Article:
FDA Expands Approval of Imaging Agent Cytalux for Lung Cancer FDA Expands Approval of Imaging Agent Cytalux for Lung Cancer

The US Food and Drug Administration (FDA) has approved pafolacianine (Cytalux) for use as an injectable imaging agent for adults with lung cancer.

The new approval, granted following priority review, marks the second indication for the imaging agent, which is used intraoperatively to illuminate tumors. The initial approval, which occurred in November 2021, was for use in adults with ovarian cancer.

Pafolacianine is “the first and only targeted molecular imaging agent that illuminates lung and ovarian cancer intraoperatively, enabling the detection of more cancer for removal,” according to the drug maker, On Target Laboratories.

“Administered by standard IV right before surgery, Cytalux binds to folate receptors that are overexpressed in most epithelial ovarian cancers and most pulmonary adenocarcinomas, the most common type of lung cancer, and illuminates intraoperatively under near-infrared light,” a company press release explained.

The FDA based its approval for this expanded indication on findings from the open-label, multicenter, phase 3 ELUCIDATE trial, which investigated pafolacianine injection in patients scheduled to undergo thoracic surgery for confirmed or suspected lung cancer. 

Of 110 study participants who received the imaging agent, 24% had at least one cancerous lesion detected that was not observed by standard visual or tactile inspection.

“During the ELUCIDATE trial, Cytalux proved to be a valuable surgical tool with its ability to localize lung lesions that may have otherwise been missed” and “has potential to become standard of care in thoracic surgery,” Linda Martin, MD, MPH, chief of thoracic surgery at the University of Virginia School of Medicine, stated in the press release.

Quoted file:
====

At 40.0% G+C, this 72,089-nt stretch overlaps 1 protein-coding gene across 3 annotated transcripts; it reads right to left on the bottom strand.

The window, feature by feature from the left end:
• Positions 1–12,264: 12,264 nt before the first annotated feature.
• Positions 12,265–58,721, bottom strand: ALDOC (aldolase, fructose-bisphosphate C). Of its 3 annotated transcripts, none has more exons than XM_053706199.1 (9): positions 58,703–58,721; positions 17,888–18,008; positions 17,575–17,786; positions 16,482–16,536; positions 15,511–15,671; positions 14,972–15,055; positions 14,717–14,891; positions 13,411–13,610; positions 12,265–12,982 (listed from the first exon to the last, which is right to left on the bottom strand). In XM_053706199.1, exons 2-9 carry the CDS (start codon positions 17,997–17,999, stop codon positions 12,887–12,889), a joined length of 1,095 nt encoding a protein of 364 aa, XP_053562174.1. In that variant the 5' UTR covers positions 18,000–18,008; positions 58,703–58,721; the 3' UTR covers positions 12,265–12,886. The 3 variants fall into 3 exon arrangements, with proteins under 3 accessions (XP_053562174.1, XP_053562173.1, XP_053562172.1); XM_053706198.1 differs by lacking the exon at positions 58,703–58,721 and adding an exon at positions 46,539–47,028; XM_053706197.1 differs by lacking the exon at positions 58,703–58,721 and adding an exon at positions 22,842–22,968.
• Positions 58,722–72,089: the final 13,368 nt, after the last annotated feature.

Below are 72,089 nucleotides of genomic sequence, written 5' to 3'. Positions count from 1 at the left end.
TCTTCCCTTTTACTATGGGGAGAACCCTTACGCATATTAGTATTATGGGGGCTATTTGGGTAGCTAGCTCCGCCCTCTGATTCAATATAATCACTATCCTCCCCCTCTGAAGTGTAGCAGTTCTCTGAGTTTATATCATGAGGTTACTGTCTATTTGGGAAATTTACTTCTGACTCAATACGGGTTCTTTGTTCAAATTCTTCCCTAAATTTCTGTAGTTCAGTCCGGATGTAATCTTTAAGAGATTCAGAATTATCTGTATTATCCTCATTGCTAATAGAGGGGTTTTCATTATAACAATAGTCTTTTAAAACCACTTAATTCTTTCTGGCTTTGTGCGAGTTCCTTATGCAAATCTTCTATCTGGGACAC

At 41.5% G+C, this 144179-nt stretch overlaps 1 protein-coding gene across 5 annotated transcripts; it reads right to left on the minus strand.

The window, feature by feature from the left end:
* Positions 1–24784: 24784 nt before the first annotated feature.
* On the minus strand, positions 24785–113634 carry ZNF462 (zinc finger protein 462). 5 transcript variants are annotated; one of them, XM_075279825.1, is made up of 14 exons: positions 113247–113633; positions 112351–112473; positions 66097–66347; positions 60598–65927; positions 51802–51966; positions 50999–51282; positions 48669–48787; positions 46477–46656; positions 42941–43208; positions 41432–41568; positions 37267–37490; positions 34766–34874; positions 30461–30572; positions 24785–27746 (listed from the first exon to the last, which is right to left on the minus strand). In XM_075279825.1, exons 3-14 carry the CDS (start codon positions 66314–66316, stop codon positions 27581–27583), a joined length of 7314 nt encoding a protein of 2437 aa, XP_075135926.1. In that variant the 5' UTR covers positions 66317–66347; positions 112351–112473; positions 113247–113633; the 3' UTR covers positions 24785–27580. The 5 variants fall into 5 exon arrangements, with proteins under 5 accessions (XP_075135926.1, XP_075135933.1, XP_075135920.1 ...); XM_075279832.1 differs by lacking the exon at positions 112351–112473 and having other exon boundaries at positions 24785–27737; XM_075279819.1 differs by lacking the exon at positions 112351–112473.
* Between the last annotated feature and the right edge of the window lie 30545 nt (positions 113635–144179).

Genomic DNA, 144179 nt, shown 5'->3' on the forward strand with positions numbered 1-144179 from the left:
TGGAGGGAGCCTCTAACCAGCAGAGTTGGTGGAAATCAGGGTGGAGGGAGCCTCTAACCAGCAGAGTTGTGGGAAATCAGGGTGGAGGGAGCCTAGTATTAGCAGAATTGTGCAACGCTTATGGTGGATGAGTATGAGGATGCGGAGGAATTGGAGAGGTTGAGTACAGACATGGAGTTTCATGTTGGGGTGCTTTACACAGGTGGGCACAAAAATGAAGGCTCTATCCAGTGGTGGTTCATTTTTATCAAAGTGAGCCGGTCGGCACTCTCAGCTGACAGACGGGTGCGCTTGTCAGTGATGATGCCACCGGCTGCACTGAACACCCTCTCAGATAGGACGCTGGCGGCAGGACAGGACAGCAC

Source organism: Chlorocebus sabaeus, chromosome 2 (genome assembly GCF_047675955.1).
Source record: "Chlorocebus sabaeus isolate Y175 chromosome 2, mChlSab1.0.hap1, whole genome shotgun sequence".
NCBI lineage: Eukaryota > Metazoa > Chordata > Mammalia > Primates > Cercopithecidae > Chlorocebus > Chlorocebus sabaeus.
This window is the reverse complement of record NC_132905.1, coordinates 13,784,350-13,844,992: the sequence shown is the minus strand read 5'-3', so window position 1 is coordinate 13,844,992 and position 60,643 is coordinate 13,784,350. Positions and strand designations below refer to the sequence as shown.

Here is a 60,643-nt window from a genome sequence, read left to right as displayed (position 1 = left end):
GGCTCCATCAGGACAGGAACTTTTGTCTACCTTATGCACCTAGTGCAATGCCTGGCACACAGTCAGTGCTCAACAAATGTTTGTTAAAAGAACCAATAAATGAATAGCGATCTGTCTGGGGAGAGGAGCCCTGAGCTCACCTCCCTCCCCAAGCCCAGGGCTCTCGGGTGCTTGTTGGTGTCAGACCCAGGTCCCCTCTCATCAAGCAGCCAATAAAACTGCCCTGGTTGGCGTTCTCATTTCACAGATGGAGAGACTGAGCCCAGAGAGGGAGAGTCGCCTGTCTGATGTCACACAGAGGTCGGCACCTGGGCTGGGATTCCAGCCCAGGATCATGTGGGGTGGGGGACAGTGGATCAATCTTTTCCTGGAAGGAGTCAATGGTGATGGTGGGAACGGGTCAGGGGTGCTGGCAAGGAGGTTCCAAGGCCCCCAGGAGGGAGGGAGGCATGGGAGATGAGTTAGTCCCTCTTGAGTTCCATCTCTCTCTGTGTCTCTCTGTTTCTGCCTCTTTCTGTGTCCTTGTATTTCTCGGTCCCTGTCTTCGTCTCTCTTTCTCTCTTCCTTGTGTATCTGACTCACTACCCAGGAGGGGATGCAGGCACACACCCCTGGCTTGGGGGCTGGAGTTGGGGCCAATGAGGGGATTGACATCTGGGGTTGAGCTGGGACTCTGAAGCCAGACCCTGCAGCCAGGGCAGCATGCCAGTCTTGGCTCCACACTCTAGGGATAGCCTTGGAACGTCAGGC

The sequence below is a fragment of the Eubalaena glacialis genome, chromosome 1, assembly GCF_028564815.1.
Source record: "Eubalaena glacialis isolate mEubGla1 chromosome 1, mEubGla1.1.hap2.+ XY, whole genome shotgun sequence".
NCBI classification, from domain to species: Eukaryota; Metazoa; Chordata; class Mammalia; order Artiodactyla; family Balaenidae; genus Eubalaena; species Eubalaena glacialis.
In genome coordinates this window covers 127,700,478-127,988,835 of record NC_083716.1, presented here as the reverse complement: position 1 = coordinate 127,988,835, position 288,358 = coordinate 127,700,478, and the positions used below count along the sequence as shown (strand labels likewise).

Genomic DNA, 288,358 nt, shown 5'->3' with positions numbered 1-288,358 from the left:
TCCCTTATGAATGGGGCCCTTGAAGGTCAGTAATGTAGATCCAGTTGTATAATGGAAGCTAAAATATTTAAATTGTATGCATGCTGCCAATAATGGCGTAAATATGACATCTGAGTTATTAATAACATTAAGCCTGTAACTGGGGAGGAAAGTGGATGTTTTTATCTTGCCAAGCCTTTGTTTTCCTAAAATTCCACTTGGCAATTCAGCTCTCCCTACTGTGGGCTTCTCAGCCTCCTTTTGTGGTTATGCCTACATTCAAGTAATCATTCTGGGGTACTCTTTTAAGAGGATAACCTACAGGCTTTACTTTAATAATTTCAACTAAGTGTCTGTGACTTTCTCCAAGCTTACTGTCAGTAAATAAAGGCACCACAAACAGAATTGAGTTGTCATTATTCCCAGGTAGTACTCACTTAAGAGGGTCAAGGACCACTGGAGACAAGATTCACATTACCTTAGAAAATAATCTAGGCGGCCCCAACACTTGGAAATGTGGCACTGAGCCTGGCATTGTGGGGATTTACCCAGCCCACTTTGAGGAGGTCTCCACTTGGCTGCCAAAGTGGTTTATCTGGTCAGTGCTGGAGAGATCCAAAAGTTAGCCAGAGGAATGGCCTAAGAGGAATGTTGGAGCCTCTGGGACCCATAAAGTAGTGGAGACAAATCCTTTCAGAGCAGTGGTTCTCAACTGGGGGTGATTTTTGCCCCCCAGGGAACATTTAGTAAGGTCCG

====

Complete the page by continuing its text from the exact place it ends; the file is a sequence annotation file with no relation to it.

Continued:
Infusion-related reactions, including nausea, vomiting, abdominal pain, flushing, dyspepsia, chest discomfort, itching, and hypersensitivity, occurred in 1%–13% of patients in the trial, with nausea and vomiting occurring most often. These reactions may be treated with antihistamines and/or anti-nausea medication, according to On Target Laboratories.

Cytalux may cause fetal harm when administered to a pregnant woman, the company stressed, adding that the use of folate, folic acid, or folate-containing supplements should be avoided within 48 hours before administering the agent.

“There is a risk of image interpretation errors with the use of Cytalux to detect lung cancer during surgery, including false negatives and false positives,” the company press release stated.

Side effects can be reported to On Target Laboratories at 1-844-434-9333 or to the FDA at 1-800-FDA-1088 or www.fda.gov/medwatch.

Sharon Worcester, MA, is an award-winning medical journalist based in Birmingham, Alabama, writing for Medscape, MDedge, and other affiliate sites. She currently covers oncology, but she has also written on a variety of other medical specialties and healthcare topics. She can be reached at  sworcester@mdedge.com  or on Twitter:  @SW_MedReporter

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